And then there's the car-horn tooters, who, I'm afraid, hardly ever get an acknowledgement.   By the time I've straightened up and focussed on the middle-distance, they're long gone.   I have to admit to wearing a hat with a big brim these days so that I can avoid making eye-contact.   Either that, or just make a point of waving indiscriminately at every car driver.   Which you have to do anyway when the PODW's are comfily ensconced and the hat-brim-lowering technique can't (politely) be employed.

The least time-consuming conversation is the one I have with the chap over the road.   He's a tough-guy professional motor-bike racer, and walks with a severe limp from injuries sustained in the line of duty.   But he walks very very fast, starts talking to me before he leaves his own drive, keeps talking as he speeds past me and doesn't stop until he's a good many yards down the road.   There's a kind of doppler effect to our exchange, which never varies.   "How are you Chris?"   "Oooh ... you know, Tony.   How about you?"   "Stressed out, Chris, stressed out."   "Oh dear, Tony, what now?"   But I never hear the response, because by then he's almost at the corner and whizzing off down Church Road to see his mum.   I don't even really have to pause in my weeding and Tony seems quite happy to address his remarks to the top of my head.   Good Old Tony.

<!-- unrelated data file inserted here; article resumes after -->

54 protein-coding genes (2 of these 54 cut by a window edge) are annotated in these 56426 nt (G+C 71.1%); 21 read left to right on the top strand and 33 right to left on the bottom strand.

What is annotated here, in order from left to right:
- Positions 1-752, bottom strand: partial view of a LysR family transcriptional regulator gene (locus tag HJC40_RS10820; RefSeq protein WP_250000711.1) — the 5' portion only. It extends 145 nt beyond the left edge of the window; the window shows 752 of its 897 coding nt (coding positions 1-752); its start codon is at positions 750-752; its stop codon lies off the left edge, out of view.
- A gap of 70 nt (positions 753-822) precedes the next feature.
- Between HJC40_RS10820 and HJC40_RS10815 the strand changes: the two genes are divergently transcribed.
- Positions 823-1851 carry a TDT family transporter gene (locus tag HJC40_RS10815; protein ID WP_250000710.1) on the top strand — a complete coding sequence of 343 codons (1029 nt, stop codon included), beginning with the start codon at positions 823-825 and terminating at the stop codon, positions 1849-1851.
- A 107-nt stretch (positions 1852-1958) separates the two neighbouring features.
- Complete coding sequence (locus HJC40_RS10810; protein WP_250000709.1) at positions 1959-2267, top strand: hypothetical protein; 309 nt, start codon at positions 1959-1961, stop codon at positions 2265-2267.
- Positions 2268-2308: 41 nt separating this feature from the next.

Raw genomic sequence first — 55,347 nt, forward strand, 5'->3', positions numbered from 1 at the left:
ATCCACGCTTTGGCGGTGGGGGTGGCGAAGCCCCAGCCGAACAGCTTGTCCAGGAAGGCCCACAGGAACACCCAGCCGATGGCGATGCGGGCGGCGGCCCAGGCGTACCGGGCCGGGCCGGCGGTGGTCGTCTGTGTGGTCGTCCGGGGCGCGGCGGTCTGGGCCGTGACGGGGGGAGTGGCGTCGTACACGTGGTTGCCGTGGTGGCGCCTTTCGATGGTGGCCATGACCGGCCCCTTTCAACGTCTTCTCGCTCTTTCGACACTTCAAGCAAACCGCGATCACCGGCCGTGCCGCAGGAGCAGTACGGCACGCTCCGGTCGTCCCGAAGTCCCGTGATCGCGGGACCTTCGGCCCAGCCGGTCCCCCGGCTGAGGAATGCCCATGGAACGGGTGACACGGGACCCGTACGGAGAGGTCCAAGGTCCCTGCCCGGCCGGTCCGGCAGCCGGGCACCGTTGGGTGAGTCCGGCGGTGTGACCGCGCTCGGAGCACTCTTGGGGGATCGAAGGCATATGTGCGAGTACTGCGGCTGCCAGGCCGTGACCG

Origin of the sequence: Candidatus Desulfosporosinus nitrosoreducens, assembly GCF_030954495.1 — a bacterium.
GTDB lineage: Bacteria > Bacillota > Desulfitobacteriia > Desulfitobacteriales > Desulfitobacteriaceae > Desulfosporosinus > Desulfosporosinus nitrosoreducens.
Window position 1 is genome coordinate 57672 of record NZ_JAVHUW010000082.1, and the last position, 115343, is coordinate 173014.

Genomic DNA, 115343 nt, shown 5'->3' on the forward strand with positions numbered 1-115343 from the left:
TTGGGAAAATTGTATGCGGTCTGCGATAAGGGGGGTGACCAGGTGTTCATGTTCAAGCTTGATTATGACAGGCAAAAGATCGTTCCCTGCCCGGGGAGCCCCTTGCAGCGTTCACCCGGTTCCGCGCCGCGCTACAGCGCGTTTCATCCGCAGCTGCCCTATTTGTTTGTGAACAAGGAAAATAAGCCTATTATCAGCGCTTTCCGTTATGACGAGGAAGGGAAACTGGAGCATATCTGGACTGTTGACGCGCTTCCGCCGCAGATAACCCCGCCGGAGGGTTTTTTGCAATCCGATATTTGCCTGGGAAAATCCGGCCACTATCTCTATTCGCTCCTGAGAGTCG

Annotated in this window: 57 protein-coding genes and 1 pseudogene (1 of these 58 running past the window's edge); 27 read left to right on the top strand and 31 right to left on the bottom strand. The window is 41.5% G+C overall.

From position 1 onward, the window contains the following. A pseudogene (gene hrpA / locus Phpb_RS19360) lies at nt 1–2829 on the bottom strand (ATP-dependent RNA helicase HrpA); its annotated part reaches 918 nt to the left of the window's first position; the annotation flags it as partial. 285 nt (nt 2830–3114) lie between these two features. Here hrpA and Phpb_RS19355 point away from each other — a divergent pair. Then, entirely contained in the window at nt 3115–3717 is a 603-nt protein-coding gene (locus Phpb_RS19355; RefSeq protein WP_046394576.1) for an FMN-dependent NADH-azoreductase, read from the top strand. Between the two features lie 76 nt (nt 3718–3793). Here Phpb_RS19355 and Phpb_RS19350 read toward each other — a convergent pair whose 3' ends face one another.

Thanks for visiting, hope to see you again soon!

The photo's actually the Fire Hydrant warning fixed to the wall, but PODW's beware!


AeFondKis said...

Ha ha Chrissie nice to know that you are as social as me when in the garden! I am surrounded by an old witch from Hansel and Gretel on one side who guards her public car parking space for her imaginary car and on the other side of this prickly sandwich is a painter and decorator who collects invalidity benefit, who keeps the garden from hell! not unknown for wee Jimmy Jr. to be running round brandishing a small stanley knife in that dense jungle!
My motto, I am an artist get me out of here!
Linda x

Anonymous said...

Hilarious! As you well know Chrissie, I always enjoy reading your blog but todays offering had me laughing out loud. What a wonderful picture of our village life you paint ........ and it's all true!